MARIETTA, Ga. — Trains still roar past the Kennesaw House located between the city square and the railroad tracks a block away. Turn back the clock 145 years to April 12, 1862, and the Kennesaw House was the stepping off point for one of the more intriguing episodes of the Civil War.
It was the one-year anniversary of the start of the Civil War, and the morning passenger train — pulled by the locomotive General — arrived in town. The train comes to a stop and 20 men step on board, all headed to various destinations to the north.
What no one on board the train knew is that the 20 men were Union spies. Led by James J. Andrews, the men planned to steal the locomotive and then destroy the Western & Atlantic Railroad, a vital link between Atlanta and Chattanooga, Tenn., in the heart of the Confederacy.
The Andrews Raid, also known as The Great Locomotive Chase, ultimately failed. But days later, the Southern Confederacy newspaper proclaimed it “the most extraordinary and astounding adventure of the war.” More than an “astounding adventure,” the raid was near genius.
Andrews devised not only a daring plan, but also a complicated one, involving his deceit and destruction coupled with the coordinated movement of Gen. Ormsby Mitchel and his troops. Unfortunately for Andrews, bad weather doomed the raid. But, had the weather been clear and the raid taken place on April 11, 1862, when the railroad was less congested, the Civil War would have no doubt played out differently.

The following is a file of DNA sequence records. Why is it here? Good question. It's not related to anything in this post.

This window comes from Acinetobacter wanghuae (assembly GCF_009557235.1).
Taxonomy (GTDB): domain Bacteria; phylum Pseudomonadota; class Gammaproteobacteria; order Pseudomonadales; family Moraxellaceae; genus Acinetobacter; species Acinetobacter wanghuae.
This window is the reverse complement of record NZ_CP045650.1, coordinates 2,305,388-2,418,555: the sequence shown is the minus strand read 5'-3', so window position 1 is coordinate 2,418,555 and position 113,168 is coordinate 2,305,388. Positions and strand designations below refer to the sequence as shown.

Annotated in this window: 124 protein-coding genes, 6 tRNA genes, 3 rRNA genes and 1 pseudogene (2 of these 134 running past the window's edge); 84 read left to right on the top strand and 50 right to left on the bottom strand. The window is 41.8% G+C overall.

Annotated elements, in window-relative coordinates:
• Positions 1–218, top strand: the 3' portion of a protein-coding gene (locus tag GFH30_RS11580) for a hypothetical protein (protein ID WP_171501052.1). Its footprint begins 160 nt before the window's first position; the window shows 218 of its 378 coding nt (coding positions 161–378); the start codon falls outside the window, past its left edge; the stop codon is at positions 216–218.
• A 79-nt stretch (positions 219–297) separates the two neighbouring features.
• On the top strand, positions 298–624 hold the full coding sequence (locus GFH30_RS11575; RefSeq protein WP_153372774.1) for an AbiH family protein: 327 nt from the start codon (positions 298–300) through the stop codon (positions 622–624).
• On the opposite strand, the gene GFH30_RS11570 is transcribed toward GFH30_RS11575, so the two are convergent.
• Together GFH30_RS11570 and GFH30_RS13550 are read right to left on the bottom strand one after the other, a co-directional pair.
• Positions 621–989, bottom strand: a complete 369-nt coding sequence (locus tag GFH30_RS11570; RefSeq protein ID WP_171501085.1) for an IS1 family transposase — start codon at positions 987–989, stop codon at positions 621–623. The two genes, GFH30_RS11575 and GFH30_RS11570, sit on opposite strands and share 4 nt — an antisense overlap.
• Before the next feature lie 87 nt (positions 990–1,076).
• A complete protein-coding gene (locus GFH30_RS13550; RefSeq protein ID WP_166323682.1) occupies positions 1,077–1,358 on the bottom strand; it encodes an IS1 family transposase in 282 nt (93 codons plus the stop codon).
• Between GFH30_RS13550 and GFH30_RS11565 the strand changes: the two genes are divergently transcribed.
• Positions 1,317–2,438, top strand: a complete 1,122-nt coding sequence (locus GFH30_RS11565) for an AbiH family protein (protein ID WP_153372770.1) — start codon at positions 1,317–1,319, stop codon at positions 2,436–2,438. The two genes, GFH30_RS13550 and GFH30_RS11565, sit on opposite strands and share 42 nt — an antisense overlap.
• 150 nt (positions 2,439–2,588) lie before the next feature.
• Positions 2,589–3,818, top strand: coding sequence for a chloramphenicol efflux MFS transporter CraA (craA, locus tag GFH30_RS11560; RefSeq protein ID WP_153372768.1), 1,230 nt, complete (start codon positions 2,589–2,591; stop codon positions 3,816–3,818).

Regardless, the raid raised a general awareness among Southerners about the importance of railroads and also their vulnerability. Following the raid, the Confederacy guarded its lines closer and a year later stopped a second attempted raid against the Western and Atlantic Railroad. The railroad was ultimately captured by Union Gen. William T. Sherman during his “March to Atlanta” in 1864.
Since the end of the Civil War, the raid was memorialized in film and books, but the best way to learn about the events of April 12, 1862, is by following the tracks of the raiders themselves.
The Andrews Raid doesn’t just live on in books; the adventure’s scenes remain scattered across the North Georgia countryside and are easily accessible. The route of the Andrews Raid can be retraced in a day – or longer, depending on the time spent at each destination.
Historic markers, railroad depots and other raid-related places await the curious traveler. That includes the two stars of the raid: the General and the Texas, two of the locomotives used during the day.
The upcoming series of articles outlines some of the Andrews Raid-related sights worth visiting.